Following the first day's ride, we were welcomed back with a barbeque dinner, an inspiring guest speaker, and live music.  Deb and I enjoyed our dinner while getting to know three other people sitting at our table and learning their stories.  We were amazed by guest speaker Maureen Manley's story, who, when in her twenties, was a world-class cyclist headed to the Olympics.  She began developing symptoms, starting with impaired vision, which forced her, albeit reluctantly, to focus on her health rather than on her Olympic dream.  It turned out that Maureen was experiencing early symptoms of Multiple Sclerosis.  Despite this, Maureen never gave up her cycling dream.  She rides frequently and I was surprised to learn that she had ridden that day's course with us!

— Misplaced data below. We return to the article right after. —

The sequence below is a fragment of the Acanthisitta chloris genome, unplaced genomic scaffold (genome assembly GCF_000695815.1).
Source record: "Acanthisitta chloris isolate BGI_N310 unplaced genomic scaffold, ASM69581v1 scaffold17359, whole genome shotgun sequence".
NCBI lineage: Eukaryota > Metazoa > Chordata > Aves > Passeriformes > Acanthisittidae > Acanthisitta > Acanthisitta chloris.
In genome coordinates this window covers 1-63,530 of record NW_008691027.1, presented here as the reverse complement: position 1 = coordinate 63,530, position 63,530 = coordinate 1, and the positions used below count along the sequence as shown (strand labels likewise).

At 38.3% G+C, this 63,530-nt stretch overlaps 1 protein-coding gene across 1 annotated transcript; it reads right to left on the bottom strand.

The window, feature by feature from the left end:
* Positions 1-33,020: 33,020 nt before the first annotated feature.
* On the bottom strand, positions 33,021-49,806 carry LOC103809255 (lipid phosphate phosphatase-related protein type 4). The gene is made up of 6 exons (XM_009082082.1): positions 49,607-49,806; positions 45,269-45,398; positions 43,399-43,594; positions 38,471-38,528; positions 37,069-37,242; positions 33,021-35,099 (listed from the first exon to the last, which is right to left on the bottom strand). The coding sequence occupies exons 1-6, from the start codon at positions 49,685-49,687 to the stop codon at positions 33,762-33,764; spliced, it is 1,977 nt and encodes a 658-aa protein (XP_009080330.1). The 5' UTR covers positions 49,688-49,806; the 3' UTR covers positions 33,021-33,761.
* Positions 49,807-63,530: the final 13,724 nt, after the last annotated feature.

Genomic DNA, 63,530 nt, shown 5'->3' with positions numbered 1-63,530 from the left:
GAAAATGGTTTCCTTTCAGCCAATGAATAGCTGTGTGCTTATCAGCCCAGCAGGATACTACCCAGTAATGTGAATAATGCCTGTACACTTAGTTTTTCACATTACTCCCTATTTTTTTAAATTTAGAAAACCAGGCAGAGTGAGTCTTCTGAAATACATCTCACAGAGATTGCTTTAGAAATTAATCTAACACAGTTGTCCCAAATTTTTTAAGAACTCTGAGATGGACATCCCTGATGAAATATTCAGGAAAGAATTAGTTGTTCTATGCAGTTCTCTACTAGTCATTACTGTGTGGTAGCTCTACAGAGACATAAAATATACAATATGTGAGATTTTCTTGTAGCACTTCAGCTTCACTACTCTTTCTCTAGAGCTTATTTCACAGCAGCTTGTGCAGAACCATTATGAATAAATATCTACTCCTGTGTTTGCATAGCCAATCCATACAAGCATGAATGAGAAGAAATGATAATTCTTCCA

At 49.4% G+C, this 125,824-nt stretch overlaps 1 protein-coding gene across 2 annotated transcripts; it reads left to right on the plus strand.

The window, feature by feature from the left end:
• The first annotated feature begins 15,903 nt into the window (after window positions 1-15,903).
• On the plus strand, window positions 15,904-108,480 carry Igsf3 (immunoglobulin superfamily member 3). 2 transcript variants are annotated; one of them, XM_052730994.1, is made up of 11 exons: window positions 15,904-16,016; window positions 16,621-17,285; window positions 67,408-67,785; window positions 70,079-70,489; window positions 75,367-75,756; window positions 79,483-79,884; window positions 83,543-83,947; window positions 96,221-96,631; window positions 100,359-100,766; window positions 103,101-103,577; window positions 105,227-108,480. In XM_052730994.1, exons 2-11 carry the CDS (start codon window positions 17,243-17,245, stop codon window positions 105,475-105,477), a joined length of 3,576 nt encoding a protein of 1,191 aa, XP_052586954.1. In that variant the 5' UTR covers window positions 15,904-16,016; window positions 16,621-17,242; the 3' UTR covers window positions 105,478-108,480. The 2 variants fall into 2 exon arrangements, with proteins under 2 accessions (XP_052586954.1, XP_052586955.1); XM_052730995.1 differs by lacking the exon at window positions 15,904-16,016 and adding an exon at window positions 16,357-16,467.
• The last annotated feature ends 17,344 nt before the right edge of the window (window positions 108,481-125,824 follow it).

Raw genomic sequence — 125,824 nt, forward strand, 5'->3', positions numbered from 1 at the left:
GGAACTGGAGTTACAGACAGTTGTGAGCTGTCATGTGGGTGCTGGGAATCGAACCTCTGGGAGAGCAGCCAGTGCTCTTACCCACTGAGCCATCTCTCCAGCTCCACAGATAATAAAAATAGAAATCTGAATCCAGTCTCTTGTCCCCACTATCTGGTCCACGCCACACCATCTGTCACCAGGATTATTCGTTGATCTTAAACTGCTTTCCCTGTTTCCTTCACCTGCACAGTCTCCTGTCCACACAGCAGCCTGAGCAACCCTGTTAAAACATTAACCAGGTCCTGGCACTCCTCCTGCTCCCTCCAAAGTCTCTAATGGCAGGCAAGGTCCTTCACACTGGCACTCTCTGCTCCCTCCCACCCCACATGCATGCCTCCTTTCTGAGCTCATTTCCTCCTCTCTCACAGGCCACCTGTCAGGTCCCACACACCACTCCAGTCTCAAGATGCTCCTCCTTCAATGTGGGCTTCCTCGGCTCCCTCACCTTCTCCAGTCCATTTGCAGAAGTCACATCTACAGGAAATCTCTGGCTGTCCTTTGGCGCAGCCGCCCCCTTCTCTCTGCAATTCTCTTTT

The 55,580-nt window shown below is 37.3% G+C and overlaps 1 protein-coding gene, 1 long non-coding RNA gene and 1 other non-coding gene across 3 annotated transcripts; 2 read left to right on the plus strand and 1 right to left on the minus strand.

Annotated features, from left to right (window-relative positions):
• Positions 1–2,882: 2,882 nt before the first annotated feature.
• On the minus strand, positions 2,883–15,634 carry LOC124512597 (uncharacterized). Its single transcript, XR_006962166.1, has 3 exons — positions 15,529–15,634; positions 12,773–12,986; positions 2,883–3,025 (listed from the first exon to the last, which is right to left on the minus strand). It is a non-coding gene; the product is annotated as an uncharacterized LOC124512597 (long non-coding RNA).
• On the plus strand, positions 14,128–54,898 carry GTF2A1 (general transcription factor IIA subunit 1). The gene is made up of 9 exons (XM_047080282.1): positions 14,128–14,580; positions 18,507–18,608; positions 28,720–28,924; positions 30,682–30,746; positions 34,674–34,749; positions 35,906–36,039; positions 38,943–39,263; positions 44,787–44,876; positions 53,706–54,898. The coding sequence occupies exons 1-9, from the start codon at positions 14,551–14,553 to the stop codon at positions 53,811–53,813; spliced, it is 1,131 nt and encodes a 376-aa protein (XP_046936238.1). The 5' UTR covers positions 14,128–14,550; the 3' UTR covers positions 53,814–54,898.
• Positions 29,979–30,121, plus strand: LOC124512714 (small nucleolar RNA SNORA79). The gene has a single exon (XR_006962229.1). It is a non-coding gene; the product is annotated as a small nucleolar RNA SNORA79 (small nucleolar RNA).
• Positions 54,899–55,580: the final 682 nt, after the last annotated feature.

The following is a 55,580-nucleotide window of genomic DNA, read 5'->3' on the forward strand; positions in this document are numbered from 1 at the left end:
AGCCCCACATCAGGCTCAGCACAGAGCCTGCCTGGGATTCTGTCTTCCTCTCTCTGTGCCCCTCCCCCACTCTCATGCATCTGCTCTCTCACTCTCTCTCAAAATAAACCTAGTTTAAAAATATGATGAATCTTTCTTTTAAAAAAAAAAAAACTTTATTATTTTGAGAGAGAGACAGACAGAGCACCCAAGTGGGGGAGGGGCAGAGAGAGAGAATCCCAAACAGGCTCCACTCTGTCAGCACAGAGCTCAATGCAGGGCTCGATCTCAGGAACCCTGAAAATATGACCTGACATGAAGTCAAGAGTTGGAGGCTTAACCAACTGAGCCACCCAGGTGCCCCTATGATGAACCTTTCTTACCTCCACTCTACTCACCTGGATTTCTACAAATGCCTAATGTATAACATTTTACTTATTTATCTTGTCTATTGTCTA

For the second day, Deb and I had planned to ride the 35-mile route.  But after making a simple calculation (64 miles + 35 miles = 99 miles, just one mile short of 100), Deb convinced me to venture out on the 50-mile route instead.  After a lengthy ride on Day 1, the second day's ride felt more challenging, but it was well worth it!  The route headed south from Monmouth, through both barren and forested land.  I felt so grateful for Deb having encouraged me to challenge myself with this longer route because, as I approached the halfway point at Chip Ross Park, I was surrounded by a breathtakingly picturesque, tree-lined landscape.  Soon after entering this beautiful area, however, I was also greeted with a 500-ft climb in elevation over a one-and-a-half mile period.  Pedaling up this hill exhausted me!  At several points, I wanted to stop and rest, but I convinced myself to persevere until I had reached the top of the hill.  After fifteen minutes of I-could-walk-faster-than-this pedaling, I had finally reached the top.  Following a brief rest with my fellow exhausted cyclists, all trying to catch our breaths, I headed down the opposite side of the hill.  For me, this was almost as tough as the ride up, as I did my best to safely navigate the curvy road at speeds nearing 30 miles per hour.  The ride on Day 2 wound down with one last rest stop along the beautiful Willamette River, followed by the final stretch back into Monmouth.  Even more difficult than the steep hill at the middle of the ride, the last few miles proved a serious mental challenge for me.  To make it through, I surrounded myself with constant positive talk for the entire final seven miles of the route.  As I reached the finish, I was welcomed back by name over a loudspeaker and, again, nearly brought to tears from exhaustion.